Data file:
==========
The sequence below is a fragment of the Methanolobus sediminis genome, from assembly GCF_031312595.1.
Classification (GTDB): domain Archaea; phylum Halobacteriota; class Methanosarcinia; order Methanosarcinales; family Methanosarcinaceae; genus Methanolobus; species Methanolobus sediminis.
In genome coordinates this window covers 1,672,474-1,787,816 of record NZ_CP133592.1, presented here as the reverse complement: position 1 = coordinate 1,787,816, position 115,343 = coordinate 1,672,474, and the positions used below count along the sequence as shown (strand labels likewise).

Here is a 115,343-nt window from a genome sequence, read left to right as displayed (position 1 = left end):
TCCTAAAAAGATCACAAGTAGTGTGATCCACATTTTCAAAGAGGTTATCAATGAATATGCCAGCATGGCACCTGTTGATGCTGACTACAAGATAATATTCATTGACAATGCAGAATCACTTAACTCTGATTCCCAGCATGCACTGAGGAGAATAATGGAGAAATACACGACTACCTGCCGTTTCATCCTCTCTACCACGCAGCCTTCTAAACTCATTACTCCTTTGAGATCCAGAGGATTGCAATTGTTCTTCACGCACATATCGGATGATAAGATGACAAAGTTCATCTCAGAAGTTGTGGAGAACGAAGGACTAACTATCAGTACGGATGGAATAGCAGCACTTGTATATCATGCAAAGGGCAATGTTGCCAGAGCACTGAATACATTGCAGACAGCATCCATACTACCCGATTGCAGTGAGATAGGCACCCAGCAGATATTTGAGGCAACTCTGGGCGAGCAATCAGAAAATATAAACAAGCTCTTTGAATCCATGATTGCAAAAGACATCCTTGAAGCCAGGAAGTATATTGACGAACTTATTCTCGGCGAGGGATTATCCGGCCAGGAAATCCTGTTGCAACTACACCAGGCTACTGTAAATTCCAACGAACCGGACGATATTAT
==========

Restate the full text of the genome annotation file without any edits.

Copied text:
The sequence below is a fragment of the Methanolobus sediminis genome, from assembly GCF_031312595.1.
Classification (GTDB): domain Archaea; phylum Halobacteriota; class Methanosarcinia; order Methanosarcinales; family Methanosarcinaceae; genus Methanolobus; species Methanolobus sediminis.
In genome coordinates this window covers 1,672,474-1,787,816 of record NZ_CP133592.1, presented here as the reverse complement: position 1 = coordinate 1,787,816, position 115,343 = coordinate 1,672,474, and the positions used below count along the sequence as shown (strand labels likewise).

Here is a 115,343-nt window from a genome sequence, read left to right as displayed (position 1 = left end):
TCCTAAAAAGATCACAAGTAGTGTGATCCACATTTTCAAAGAGGTTATCAATGAATATGCCAGCATGGCACCTGTTGATGCTGACTACAAGATAATATTCATTGACAATGCAGAATCACTTAACTCTGATTCCCAGCATGCACTGAGGAGAATAATGGAGAAATACACGACTACCTGCCGTTTCATCCTCTCTACCACGCAGCCTTCTAAACTCATTACTCCTTTGAGATCCAGAGGATTGCAATTGTTCTTCACGCACATATCGGATGATAAGATGACAAAGTTCATCTCAGAAGTTGTGGAGAACGAAGGACTAACTATCAGTACGGATGGAATAGCAGCACTTGTATATCATGCAAAGGGCAATGTTGCCAGAGCACTGAATACATTGCAGACAGCATCCATACTACCCGATTGCAGTGAGATAGGCACCCAGCAGATATTTGAGGCAACTCTGGGCGAGCAATCAGAAAATATAAACAAGCTCTTTGAATCCATGATTGCAAAAGACATCCTTGAAGCCAGGAAGTATATTGACGAACTTATTCTCGGCGAGGGATTATCCGGCCAGGAAATCCTGTTGCAACTACACCAGGCTACTGTAAATTCCAACGAACCGGACGATATTAT